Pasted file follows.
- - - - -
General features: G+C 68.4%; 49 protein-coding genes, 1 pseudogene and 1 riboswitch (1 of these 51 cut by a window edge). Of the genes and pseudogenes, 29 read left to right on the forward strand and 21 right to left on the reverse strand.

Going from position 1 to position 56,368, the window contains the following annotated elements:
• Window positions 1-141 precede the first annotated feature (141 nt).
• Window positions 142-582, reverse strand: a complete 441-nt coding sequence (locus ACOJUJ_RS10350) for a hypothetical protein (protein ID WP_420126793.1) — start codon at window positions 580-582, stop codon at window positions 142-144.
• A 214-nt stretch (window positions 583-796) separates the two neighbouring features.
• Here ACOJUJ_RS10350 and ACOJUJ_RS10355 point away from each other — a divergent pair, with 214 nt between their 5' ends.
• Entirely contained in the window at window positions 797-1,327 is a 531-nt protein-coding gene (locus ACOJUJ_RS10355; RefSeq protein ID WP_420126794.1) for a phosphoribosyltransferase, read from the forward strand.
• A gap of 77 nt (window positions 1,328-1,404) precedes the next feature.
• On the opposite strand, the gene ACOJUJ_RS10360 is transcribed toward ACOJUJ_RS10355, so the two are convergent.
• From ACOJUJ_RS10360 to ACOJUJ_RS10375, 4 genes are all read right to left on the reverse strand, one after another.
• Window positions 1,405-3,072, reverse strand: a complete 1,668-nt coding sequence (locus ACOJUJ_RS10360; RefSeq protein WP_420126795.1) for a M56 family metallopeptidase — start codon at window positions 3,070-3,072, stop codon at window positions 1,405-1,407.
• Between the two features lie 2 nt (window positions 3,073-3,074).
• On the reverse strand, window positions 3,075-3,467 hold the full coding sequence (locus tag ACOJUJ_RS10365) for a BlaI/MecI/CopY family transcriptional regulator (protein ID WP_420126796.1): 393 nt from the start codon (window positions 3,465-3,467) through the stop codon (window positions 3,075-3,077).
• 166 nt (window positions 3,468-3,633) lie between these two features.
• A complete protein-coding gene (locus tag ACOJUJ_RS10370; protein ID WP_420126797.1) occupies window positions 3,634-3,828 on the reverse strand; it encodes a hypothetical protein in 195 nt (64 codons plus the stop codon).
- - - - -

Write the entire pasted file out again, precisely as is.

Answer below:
General features: G+C 68.4%; 49 protein-coding genes, 1 pseudogene and 1 riboswitch (1 of these 51 cut by a window edge). Of the genes and pseudogenes, 29 read left to right on the forward strand and 21 right to left on the reverse strand.

Going from position 1 to position 56,368, the window contains the following annotated elements:
• Window positions 1-141 precede the first annotated feature (141 nt).
• Window positions 142-582, reverse strand: a complete 441-nt coding sequence (locus ACOJUJ_RS10350) for a hypothetical protein (protein ID WP_420126793.1) — start codon at window positions 580-582, stop codon at window positions 142-144.
• A 214-nt stretch (window positions 583-796) separates the two neighbouring features.
• Here ACOJUJ_RS10350 and ACOJUJ_RS10355 point away from each other — a divergent pair, with 214 nt between their 5' ends.
• Entirely contained in the window at window positions 797-1,327 is a 531-nt protein-coding gene (locus ACOJUJ_RS10355; RefSeq protein ID WP_420126794.1) for a phosphoribosyltransferase, read from the forward strand.
• A gap of 77 nt (window positions 1,328-1,404) precedes the next feature.
• On the opposite strand, the gene ACOJUJ_RS10360 is transcribed toward ACOJUJ_RS10355, so the two are convergent.
• From ACOJUJ_RS10360 to ACOJUJ_RS10375, 4 genes are all read right to left on the reverse strand, one after another.
• Window positions 1,405-3,072, reverse strand: a complete 1,668-nt coding sequence (locus ACOJUJ_RS10360; RefSeq protein WP_420126795.1) for a M56 family metallopeptidase — start codon at window positions 3,070-3,072, stop codon at window positions 1,405-1,407.
• Between the two features lie 2 nt (window positions 3,073-3,074).
• On the reverse strand, window positions 3,075-3,467 hold the full coding sequence (locus tag ACOJUJ_RS10365) for a BlaI/MecI/CopY family transcriptional regulator (protein ID WP_420126796.1): 393 nt from the start codon (window positions 3,465-3,467) through the stop codon (window positions 3,075-3,077).
• 166 nt (window positions 3,468-3,633) lie between these two features.
• A complete protein-coding gene (locus tag ACOJUJ_RS10370; protein ID WP_420126797.1) occupies window positions 3,634-3,828 on the reverse strand; it encodes a hypothetical protein in 195 nt (64 codons plus the stop codon).